IMC 2016: Sessions

Session 1031: Digital Tools and Resources: Possibilities and Challenges

Wednesday 6 July 2016, 09.00-10.30

Moderator/Chair:Catherine A. M. Clarke, Department of English, University of Southampton
Paper 1031-aTransparency in Practice: Setbacks and Revelations in an Online Edition of The Wanderer
(Language: English)
Kyle Dase, Faculteit Letteren / Faculteit Wetenschappen, KU Leuven
Kyle Dase, Faculteit Letteren / Faculteit Wetenschappen, KU Leuven
Index terms: Computing in Medieval Studies, Language and Literature - Old English, Manuscripts and Palaeography
Paper 1031-bHow Interactive Maps Help Students and Researchers Study Medieval Law
(Language: English)
José Alfredo Sánchez Álvarez, Departamento de Historia del Derecho y de las Instituciones, Universidad Nacional de Educación a Distancia, Madrid
José Alfredo Sánchez Álvarez, Departamento de Historia del Derecho y de las Instituciones, Universidad Nacional de Educación a Distancia, Madrid
Index terms: Charters and Diplomatics, Computing in Medieval Studies, Law, Teaching the Middle Ages
Paper 1031-cMedieval Markets and the Portable Antiquities Scheme Data
(Language: English)
Eljas Oksanen, Faculty of History, University of Cambridge
Eljas Oksanen, Faculty of History, University of Cambridge
Index terms: Archaeology - General, Economics - Trade, Geography and Settlement Studies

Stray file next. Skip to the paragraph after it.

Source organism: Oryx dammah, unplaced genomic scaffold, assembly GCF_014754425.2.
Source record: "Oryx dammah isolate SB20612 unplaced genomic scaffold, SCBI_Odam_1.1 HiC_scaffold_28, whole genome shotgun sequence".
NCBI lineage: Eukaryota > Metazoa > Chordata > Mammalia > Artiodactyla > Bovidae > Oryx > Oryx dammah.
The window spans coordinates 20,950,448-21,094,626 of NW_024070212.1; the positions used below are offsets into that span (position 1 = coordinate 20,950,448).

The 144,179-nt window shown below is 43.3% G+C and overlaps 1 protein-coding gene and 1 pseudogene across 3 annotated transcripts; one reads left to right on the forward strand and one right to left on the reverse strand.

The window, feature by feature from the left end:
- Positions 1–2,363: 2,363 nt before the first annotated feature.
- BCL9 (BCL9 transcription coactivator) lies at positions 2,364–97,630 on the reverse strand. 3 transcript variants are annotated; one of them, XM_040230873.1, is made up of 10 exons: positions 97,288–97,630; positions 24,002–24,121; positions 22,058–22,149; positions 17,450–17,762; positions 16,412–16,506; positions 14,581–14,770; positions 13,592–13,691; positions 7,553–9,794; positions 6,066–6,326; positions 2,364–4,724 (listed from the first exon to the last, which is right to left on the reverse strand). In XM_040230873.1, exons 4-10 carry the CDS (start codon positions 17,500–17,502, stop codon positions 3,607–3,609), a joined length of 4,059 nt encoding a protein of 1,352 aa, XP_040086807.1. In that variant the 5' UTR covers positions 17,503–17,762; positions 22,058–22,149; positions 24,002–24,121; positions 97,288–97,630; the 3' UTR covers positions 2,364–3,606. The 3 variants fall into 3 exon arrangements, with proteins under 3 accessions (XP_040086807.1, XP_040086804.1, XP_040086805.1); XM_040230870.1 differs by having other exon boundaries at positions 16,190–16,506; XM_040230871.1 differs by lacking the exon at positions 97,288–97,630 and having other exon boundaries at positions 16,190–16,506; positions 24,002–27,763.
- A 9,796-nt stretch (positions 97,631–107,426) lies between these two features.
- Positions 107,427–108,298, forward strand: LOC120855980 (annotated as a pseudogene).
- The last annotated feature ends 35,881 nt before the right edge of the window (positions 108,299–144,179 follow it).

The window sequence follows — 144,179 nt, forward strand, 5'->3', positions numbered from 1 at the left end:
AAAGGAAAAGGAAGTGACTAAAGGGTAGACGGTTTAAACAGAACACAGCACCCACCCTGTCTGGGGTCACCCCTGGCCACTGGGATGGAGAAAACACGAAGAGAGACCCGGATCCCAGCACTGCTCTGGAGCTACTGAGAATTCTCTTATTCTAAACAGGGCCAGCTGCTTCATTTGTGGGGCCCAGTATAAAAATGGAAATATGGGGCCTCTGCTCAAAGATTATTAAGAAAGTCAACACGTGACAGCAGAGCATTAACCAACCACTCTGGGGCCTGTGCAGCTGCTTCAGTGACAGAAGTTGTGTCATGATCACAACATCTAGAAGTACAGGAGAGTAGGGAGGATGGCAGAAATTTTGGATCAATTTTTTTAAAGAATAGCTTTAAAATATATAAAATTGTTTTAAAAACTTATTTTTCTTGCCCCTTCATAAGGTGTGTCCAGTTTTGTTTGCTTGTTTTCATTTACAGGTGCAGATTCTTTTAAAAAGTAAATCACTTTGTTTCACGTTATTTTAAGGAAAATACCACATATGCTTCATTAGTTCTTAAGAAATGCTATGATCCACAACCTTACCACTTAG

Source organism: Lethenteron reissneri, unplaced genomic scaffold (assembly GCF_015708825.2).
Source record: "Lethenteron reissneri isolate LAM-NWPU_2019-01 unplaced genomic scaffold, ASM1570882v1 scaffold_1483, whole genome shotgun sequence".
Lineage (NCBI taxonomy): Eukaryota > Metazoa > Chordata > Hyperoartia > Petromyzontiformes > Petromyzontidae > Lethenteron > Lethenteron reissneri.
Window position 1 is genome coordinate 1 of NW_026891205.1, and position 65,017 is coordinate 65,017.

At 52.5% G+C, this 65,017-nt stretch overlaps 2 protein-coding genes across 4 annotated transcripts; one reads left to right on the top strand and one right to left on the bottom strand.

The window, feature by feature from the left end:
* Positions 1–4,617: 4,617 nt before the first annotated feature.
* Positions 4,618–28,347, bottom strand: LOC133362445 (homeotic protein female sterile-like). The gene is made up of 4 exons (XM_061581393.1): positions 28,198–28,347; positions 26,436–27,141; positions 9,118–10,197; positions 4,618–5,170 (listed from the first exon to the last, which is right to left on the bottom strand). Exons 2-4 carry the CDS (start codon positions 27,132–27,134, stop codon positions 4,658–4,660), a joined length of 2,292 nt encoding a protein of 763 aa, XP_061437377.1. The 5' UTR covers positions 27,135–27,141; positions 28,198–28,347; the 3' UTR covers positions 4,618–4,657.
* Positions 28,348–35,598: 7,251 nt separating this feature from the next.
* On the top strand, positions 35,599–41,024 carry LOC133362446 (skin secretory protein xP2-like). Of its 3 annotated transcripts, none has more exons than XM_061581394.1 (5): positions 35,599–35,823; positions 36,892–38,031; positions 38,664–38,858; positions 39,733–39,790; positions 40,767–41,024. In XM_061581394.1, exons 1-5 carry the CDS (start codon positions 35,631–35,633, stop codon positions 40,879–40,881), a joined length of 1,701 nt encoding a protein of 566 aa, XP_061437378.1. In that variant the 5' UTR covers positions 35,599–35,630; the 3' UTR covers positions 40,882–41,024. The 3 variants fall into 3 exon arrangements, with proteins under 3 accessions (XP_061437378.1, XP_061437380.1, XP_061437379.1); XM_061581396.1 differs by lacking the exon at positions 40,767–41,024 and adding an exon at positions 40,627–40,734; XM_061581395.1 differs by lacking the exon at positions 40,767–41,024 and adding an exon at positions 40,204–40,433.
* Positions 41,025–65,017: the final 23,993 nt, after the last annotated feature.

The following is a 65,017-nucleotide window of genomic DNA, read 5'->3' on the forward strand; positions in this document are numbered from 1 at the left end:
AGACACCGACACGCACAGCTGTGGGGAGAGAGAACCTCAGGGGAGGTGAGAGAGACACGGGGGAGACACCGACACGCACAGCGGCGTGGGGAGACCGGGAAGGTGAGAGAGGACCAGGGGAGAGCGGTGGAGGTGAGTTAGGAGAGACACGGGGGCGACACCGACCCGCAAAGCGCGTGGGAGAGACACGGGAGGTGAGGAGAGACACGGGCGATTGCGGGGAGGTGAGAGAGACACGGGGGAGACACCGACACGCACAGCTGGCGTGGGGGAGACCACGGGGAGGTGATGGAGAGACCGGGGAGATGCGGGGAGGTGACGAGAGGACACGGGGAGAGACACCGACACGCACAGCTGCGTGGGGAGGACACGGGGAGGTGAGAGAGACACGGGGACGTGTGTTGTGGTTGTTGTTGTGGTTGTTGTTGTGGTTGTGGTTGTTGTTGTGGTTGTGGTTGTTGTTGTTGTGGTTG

Abstract

Paper -a:
The Wanderer: a Hypertext Edition is an online project that I have recently brought to the web as part of my MA in English at the University of Saskatchewan. It is an online, textual edition of the Anglo-Saxon poem found in the Exeter Book. This paper investigates the capacity for transparency in digital texts, taking examples from the experiences of creating this online edition. Many editors express the need for transparency of editorial choices rather than the text itself. The digital medium allows for the actualization of such an aim by means of its ability to provide resources and accessibility that print cannot. This is a report of the successes and pitfalls encountered in the attempt of such an aim, and how we can do it better.

Paper -b:
Interactive maps with advanced text search and filtering functionalities offer many adventages for students and researchers in medieval law. The ‘Mapa Dinámico de Derecho Medieval’ (‘Interactive Medieval Law Map’) at www.histleg.com saves time to explain and understand charters in the Iberian Peninsula. For law students this gives a complete overview about the process, not possible to get with traditional methods. For researchers this gives ordered information: different kinds of privileges, chronological and statistical information, and grant activity by kings.

Paper -c:
This paper discusses the results of the project ‘Placing Medieval Markets in the Landscape Context through the Portable Antiquities Scheme’, conducted at the British Museum in 2015. The project investigates the development of medieval commercial sites through GIS analysis of object finds gathered in the Portable Antiquities Scheme database.

The object types, distribution and dating of the over 120,000 medieval finds in the PAS database will be examined, and the geographical relationships these objects bear with medieval commercial sites and travel routes discussed. The paper will argue that the PAS data offers significant new avenues of investigation for understanding the history of medieval economic institutions in their local and regional context.